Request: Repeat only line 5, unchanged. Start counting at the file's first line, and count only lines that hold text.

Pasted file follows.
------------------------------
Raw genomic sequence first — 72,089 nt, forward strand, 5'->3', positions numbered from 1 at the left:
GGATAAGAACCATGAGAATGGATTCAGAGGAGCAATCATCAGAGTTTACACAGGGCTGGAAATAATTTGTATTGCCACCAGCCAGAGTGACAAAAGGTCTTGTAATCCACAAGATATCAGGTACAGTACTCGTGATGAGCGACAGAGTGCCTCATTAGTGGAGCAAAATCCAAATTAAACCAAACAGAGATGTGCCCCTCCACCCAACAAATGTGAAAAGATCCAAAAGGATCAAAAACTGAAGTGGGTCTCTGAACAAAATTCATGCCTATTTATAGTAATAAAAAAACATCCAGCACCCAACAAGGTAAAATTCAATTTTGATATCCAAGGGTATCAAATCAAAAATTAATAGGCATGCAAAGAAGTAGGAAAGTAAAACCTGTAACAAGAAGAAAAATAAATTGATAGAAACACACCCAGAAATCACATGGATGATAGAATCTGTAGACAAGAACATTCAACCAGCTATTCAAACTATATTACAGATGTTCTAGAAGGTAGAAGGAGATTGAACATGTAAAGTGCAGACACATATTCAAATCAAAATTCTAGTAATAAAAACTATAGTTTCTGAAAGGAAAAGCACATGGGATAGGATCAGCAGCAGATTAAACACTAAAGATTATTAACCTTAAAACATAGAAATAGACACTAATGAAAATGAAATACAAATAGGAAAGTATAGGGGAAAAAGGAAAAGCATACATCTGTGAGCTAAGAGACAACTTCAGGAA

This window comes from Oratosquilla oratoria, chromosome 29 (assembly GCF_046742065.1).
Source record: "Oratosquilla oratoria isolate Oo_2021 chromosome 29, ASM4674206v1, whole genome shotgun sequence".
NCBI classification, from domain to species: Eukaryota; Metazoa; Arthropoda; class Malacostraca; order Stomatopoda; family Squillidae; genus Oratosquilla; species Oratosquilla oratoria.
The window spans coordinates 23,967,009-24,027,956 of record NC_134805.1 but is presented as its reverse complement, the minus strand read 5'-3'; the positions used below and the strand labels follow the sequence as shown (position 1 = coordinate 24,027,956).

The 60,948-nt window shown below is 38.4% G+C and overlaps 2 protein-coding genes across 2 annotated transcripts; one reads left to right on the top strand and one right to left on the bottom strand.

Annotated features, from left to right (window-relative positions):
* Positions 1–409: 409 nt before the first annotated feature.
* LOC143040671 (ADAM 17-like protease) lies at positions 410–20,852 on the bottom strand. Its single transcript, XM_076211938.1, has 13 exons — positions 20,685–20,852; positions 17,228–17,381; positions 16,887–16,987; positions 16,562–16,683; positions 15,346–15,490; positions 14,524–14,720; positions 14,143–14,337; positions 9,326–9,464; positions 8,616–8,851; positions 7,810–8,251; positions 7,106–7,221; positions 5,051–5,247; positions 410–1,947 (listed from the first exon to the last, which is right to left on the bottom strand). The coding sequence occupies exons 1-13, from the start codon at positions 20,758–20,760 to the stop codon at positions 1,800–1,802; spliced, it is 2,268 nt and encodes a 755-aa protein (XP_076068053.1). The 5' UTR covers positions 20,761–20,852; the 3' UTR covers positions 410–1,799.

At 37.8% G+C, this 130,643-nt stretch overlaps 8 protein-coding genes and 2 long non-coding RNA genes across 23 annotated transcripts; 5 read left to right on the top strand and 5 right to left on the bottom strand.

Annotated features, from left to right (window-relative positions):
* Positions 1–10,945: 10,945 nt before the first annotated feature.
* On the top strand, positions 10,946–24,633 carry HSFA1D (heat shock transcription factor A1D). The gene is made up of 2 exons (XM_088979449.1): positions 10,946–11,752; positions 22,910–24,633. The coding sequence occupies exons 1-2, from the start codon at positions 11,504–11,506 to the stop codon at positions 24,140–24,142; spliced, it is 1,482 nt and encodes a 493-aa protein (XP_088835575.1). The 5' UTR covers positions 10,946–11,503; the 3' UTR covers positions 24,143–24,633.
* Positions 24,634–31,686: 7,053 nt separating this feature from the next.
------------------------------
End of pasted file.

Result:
NCBI classification, from domain to species: Eukaryota; Metazoa; Arthropoda; class Malacostraca; order Stomatopoda; family Squillidae; genus Oratosquilla; species Oratosquilla oratoria.